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Calgary Economic Outlook: Panelist insight on pressing city economy questions

Is Calgary well positioned for the transitioning economy? What can we NOT get wrong in allowing everyone to participate?

Good questions.

At last week’s Calgary Economic Development Economic Outlook Forum panelists were asked a host of questions on how they view the city’s biz future.

We’ve pulled out a couple of those questions and provided the panelist answers for context on how different sides view the same question.

Question: Is Calgary well positioned for the transitioning economy?

I think we’re absolutely well positioned. We are, you know, even on a housing basis, we’re very affordable. That’s going to help attract people here to the city versus other parts of the country. And I think that because we’re so innovative and because we’ve gone through even such a challenging time, prior to what we had in COVID, I think that’s better positioned us to take advantage of what we can see moving forward.”

  • Ann-Marie Lurie – Chief Economist, Calgary Real Estate Board

“The answer is, yes. Very simply, when you think about Canada, you talk about the Canadian economy, the reality is that there’s two very different dynamics at work in Ontario, Quebec and in the prairies, and in Alberta. One does rely on commodities and when you look at where commodity prices are going, whether it’s energy or whether it’s agriculture, frankly.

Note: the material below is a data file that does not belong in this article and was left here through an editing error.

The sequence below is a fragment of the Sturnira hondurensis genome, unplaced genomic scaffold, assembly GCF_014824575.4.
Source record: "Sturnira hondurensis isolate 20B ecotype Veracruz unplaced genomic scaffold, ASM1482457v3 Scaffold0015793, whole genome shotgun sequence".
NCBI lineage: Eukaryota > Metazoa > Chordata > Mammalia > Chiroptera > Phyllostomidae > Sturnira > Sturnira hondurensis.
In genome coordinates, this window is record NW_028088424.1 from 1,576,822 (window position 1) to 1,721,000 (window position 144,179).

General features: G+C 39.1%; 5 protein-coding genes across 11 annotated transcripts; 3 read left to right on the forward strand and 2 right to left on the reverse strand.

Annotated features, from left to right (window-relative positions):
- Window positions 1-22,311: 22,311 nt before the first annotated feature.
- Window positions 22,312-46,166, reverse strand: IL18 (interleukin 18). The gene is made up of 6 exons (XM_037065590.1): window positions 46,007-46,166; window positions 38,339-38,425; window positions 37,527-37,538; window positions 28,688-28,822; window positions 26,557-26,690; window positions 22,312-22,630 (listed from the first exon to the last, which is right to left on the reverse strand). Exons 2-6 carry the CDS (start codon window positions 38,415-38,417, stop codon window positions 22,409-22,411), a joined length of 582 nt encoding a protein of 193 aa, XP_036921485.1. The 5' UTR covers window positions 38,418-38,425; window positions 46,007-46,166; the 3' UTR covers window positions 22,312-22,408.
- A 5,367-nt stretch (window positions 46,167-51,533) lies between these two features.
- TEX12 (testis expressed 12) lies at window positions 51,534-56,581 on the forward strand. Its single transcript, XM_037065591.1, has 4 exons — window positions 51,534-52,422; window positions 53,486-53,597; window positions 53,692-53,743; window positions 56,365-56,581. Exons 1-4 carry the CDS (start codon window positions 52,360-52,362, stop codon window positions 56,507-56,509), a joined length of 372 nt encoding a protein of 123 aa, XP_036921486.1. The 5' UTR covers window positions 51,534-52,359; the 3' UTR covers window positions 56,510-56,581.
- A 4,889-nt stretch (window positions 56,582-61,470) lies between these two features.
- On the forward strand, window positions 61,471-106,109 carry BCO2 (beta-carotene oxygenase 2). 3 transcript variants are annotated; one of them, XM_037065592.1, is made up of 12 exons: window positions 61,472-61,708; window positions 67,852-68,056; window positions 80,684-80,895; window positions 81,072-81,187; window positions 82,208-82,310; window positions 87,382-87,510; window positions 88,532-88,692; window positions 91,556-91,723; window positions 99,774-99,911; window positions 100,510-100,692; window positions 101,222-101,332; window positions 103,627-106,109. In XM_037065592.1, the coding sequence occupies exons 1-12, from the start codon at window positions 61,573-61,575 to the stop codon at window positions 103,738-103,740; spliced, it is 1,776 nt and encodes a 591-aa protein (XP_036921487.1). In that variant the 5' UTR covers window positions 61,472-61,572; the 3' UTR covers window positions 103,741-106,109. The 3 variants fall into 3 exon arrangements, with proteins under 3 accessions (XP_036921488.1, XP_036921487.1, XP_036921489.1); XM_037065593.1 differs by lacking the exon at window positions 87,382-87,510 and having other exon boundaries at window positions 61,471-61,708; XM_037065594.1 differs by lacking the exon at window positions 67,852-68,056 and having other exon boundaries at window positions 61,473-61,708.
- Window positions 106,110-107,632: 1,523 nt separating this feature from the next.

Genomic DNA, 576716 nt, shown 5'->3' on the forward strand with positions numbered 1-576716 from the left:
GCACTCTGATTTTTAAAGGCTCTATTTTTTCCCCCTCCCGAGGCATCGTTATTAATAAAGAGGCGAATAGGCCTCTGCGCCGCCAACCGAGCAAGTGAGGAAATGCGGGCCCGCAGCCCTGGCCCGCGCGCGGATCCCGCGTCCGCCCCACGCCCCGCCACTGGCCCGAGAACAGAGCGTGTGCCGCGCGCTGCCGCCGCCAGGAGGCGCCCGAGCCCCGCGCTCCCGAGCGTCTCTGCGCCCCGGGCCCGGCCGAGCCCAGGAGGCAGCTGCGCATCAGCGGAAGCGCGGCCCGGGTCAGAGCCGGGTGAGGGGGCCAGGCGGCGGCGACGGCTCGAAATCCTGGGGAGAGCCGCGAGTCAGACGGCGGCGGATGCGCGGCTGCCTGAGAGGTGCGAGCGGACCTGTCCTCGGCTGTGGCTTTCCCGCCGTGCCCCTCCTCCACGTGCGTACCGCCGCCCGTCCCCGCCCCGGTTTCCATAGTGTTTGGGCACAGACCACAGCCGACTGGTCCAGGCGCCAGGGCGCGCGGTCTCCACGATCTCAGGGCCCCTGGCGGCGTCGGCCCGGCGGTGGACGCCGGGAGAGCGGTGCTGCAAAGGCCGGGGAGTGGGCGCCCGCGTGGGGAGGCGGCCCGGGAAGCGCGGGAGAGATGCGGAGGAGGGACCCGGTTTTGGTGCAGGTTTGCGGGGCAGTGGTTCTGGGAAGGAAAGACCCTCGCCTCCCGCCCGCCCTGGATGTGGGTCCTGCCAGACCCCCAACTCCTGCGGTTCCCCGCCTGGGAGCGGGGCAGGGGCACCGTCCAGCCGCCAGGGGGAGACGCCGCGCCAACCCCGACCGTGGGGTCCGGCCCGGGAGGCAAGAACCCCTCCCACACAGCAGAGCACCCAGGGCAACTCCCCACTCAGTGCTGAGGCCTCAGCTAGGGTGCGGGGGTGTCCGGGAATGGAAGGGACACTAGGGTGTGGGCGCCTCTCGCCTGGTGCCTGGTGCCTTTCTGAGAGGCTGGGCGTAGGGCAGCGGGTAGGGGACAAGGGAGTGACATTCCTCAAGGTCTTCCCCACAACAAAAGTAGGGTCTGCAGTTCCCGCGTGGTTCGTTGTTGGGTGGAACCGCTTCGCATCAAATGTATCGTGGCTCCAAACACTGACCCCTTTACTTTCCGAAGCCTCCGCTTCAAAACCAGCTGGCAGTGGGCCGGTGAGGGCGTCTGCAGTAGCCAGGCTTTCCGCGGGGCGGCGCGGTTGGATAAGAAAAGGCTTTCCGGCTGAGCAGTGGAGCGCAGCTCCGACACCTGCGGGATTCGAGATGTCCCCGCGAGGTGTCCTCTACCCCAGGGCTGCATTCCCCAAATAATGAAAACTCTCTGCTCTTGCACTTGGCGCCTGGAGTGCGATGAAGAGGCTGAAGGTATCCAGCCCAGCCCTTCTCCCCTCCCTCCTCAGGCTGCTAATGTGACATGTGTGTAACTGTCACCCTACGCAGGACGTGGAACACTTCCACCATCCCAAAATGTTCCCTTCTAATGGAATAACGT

One of the things I was going to bring up was climate change. If you’re expecting natural disasters every year, it’s going to keep commodity prices for agro products high. We had floods in Pakistan, it probably means wheat prices are going to be high. Those are all things to consider, and I think Calgary is well positioned for.”

  • Alex Grassino, Head of North American Macro Strategy, Manulife Investment Management

“Yes. I’ve lived here for almost 50 years, seen this city transform and get better and better and better. And we’ve been through this rough patch, and it’s made us tougher. I think we are well positioned – you’re darn tootin’ we can do this. However, not to end on a down note, but it is that case of we always got to keep working at it, it’s never going to be done. So, we’re well positioned, but we’re also in the middle of the game. So, we got to keep going with that in mind. So, short answer though: Yes.”

  • Rob Roach, Deputy Chief Economist, ATB Financial

Question: What do you think we absolutely need to not get wrong to make sure that our community provides opportunities for everybody?

We cannot have a tiered society. The one thing that we can’t get wrong is making snap judgements based on what people look like, the family they come from, the circles they run in.

There is a thing that has happened over time where we judge pedigree and equated quality of candidates or people who can do a certain function or certain jobs. We’ve got to get over that. We’ve got to be more open about discussing with people what your talents and your passions actually are.